While cruising in my 1953 F-100, I went by a house I had passed often but this time the garage door was up revealing a 1940 Ford sedan and a 1956 F-100 was idling in the driveway. I had to stop. An older man soon came out of the house. He was working on the truck (for a friend, it turns out). John was the proud builder of the '40 Ford and we had an enjoyable conversation about cars. He had built a half dozen old cars and and trucks and the '40 was his last and best. When it was time to leave, my '53 wouldn't start; nothing but the solenoid clicking away. We found that the starter cable was worn and very hot at the solenoid end. John gave me wrenches to take the cable out. He cut it back to put a new connector on it. Sure that the problem was fixed, I installed the repaired cable, but still got nothing but clicking and heat. I was blocking John's driveway and I was about to call Hagerty for a tow home when John suggested we try something that worked in the "old days." We put the truck in third and rocked it back and forth. There was a pop. When John told me to try starting it, it lit right up. I don't know whose smile was broader. John figured that the starter gear had already meshed with the flywheel when the cable failed, binding the stater motor and keeping it from turning. The rocking motion had moved the flywheel just enough to allow the gear to spring back and the starter to turn.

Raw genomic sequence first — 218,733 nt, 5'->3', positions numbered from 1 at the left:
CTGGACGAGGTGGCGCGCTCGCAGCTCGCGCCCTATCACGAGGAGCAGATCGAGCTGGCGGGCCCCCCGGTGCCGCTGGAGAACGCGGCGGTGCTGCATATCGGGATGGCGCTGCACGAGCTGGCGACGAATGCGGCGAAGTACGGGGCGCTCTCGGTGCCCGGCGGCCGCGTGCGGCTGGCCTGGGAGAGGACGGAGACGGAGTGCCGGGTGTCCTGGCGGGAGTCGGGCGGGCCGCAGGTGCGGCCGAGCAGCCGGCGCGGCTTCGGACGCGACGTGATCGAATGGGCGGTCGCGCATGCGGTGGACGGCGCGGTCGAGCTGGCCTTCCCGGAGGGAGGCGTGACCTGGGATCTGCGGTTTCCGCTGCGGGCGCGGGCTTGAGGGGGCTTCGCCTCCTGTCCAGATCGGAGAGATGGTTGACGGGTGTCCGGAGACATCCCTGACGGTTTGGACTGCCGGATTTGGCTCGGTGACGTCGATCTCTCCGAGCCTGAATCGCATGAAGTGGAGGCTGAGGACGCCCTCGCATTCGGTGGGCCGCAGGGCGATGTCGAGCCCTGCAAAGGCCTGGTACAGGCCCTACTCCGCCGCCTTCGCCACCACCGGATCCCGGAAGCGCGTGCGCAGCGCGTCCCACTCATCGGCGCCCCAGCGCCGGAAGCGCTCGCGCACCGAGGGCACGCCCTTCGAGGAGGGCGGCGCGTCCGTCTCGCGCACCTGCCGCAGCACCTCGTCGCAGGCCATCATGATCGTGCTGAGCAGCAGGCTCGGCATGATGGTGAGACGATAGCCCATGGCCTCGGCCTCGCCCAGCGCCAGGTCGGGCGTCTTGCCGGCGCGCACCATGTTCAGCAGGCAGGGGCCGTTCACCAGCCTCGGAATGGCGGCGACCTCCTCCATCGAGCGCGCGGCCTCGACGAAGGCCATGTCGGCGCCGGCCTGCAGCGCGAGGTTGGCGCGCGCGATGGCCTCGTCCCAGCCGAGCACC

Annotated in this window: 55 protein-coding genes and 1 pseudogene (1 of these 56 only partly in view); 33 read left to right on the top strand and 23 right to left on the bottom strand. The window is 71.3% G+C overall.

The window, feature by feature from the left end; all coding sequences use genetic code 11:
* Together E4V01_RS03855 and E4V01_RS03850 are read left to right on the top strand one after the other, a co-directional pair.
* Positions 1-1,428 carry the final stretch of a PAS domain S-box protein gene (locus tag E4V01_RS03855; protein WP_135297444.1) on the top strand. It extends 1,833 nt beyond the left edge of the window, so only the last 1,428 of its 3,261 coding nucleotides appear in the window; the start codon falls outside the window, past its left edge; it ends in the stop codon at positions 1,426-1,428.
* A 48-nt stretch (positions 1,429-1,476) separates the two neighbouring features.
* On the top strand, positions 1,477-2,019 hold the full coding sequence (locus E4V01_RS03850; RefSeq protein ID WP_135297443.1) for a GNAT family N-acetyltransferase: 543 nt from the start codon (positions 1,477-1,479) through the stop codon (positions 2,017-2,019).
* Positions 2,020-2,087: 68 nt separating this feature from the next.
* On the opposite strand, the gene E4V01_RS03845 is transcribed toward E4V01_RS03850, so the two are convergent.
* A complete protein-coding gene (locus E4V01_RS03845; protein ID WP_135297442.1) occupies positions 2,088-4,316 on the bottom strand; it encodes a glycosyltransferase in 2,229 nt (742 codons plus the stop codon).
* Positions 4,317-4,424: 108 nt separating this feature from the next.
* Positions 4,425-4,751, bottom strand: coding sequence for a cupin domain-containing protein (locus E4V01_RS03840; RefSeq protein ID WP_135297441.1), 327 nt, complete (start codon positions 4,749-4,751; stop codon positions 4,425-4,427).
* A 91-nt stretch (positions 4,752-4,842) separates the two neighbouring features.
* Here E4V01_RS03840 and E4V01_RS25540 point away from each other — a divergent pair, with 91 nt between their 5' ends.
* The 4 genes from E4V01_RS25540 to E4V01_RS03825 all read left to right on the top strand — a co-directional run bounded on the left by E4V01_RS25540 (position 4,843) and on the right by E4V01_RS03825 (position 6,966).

As I pulled out of John's driveway, I thought about the many friendly, helpful people I had met just because of my classic truck and the sense of community owning a classic creates.